Was it right in front of people?
Yes. Well, as if they were not people but objects. If a bedraggled woman with a child sits there, let her sit, but I want to eat. Why should I starve? I need to do an editorial assignment; I will do everything badly if I do not eat. I don’t know what was in their heads. I just watched it from afar.
I had another case related to journalism, for which I am terribly ashamed. It was on the border with Hungary and Serbia when refugees from Syria, Afghanistan, and Iraq were arriving. I don’t remember exactly what year, 2017-2018. I was at this border, and the Hungarians said they would close it at midnight, and whoever was late was out of luck. And it didn’t matter to them where you came from and how you suffered there. Everybody — get out of here. There was a railway along which people walked, mostly women with children. There was a crowd of journalists, and in front of our eyes, the Hungarian police began to stretch barbed wire, through which it was no longer possible to pass. And at that moment, I thought that, of course, it would be right to tear this wire, tell them they are scum, and they cannot do it because people are exhausted, and it doesn’t matter what country they are from, and it doesn’t matter if even there is one terrorist among them. Although, as we can see, there were not many terrorist attacks after this “great migration of peoples” to Europe, no matter how Russian propaganda cultivated it in every possible way.
And I realized one thing I am still ashamed of: colleagues from different great countries standing around me would look at me like an idiot, some fool who attacks the policemen. And it stopped me. And I’m still ashamed of it. I understand that I would not have won anything: of course, they would have boarded up this road, stretched this wire. But that bad feeling is still there.
We went to the Serbian side in the late afternoon, and I was there untangling this wire so that people could climb through. There was a police station nearby. When I went there and said that I was Russian, they told me: “Oh, we won’t let anyone in, but you, please, do what you want here, relax, because we are brothers.”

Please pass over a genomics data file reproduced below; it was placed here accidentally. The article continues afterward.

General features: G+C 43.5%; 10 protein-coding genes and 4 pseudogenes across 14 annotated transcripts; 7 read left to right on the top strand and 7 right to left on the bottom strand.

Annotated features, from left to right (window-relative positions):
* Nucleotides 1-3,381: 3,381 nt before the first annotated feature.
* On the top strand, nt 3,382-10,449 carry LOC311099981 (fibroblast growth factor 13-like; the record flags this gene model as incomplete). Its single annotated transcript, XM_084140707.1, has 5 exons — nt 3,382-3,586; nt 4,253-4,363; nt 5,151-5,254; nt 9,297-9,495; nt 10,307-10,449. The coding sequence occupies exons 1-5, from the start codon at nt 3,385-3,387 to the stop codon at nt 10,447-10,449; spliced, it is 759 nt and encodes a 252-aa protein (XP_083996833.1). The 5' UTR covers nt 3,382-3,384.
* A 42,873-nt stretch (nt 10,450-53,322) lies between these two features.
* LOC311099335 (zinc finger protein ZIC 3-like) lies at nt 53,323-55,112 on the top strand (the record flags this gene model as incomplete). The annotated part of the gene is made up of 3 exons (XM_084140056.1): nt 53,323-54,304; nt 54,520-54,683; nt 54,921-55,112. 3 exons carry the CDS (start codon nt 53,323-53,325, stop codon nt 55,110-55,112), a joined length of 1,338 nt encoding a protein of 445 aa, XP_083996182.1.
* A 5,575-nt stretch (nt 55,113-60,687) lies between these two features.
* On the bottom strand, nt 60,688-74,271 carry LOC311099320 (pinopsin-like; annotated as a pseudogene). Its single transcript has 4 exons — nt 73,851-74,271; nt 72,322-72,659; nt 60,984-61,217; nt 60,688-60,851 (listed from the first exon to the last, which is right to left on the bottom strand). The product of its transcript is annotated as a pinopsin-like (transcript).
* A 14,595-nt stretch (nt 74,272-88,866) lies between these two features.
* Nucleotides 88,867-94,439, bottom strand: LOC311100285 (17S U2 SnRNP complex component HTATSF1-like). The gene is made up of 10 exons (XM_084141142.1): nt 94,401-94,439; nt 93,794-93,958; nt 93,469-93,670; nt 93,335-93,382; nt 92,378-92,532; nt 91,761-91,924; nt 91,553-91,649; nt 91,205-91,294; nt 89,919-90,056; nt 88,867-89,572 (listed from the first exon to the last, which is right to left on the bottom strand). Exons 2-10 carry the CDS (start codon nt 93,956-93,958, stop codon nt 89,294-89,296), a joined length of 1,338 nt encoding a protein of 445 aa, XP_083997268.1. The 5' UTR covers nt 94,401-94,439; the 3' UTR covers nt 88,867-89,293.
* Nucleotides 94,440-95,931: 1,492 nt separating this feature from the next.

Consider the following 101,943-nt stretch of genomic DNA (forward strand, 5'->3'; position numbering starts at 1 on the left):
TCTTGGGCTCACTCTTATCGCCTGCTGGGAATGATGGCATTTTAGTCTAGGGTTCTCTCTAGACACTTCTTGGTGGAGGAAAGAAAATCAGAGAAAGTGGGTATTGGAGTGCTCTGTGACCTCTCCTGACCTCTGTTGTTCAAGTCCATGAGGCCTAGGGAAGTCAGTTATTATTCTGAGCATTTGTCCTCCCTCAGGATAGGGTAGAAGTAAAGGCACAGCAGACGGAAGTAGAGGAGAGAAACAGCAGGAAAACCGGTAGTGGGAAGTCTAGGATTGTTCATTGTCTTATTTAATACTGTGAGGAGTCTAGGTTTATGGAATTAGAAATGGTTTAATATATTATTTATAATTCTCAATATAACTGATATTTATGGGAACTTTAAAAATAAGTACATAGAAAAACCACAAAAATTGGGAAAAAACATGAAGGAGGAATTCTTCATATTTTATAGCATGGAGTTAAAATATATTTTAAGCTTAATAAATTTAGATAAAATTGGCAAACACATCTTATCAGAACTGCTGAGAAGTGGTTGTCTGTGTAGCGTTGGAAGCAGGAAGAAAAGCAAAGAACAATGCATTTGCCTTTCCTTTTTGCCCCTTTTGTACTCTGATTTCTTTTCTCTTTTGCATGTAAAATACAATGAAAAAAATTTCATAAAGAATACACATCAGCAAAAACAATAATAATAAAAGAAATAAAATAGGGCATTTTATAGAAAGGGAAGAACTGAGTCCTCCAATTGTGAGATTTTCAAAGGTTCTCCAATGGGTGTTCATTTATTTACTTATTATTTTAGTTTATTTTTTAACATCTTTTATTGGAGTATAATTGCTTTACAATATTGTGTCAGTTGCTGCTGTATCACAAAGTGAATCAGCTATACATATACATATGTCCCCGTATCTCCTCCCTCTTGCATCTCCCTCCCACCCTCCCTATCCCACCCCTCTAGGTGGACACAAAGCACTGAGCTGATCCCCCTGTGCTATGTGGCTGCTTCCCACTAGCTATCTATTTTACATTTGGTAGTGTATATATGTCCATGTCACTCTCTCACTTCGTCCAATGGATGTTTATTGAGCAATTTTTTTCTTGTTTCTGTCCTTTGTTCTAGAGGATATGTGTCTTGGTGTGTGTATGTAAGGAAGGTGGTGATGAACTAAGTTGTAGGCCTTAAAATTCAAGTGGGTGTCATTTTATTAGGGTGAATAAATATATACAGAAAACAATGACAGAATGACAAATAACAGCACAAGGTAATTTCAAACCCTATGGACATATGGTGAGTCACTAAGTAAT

The Serbs said it?
Yes, the Serbs told me. Of course, I told them I was an anti-brother, but I sat on the territory of this police station, and they gave me water to drink. In the end, we unraveled this wire, and after 11 pm, I started taking women with children and moving them forward from the end of the line. A very famous colleague of mine approached me and said: “What the hell are you doing? Who are you?” And I realized he would have never understood me because people are important to me more than anything else. I realized that I am a person first and then the rest.
For some reason, people often think journalists are always journalists and never people. But this is not so. Most journalists are people first, but sometimes there is such a desire to be a perfect professional. But I think that if, instead of doing your job, you are saving someone, then this is more important. Strictly speaking, what is journalism for if a person dies there? For nothing. Especially now when many journalists report on “fashionable” events. The war in Ukraine is now a fashionable event. The genocide in Rwanda and the resettlement of people were also trendy. It attracted thousands of journalists, who, I think, were not essential there.
Does a journalist need cynicism?
Cynicism is not needed at all.
Does anybody need it?
Nobody. Cynicism is disgusting. You just need to have the composure to do some of your work. This is true. But this is not cynicism. Well, I don’t cry, either. For all the time in Ukraine, I shed tears, maybe twice. But that doesn’t mean I’m not worried. If I cry all the time, and there are tears between me and my camera, I won’t see anything and won’t be able to do anything.
The direct parallel is the doctor, who also does their job. But that doesn’t mean they are cynics, does it? It does not mean they will not come up to the patient the next morning and ask: “How do you feel after the operation I performed on you?” It means they care. However, if you worry and your hands shake, you will cut off something else instead of appendicitis.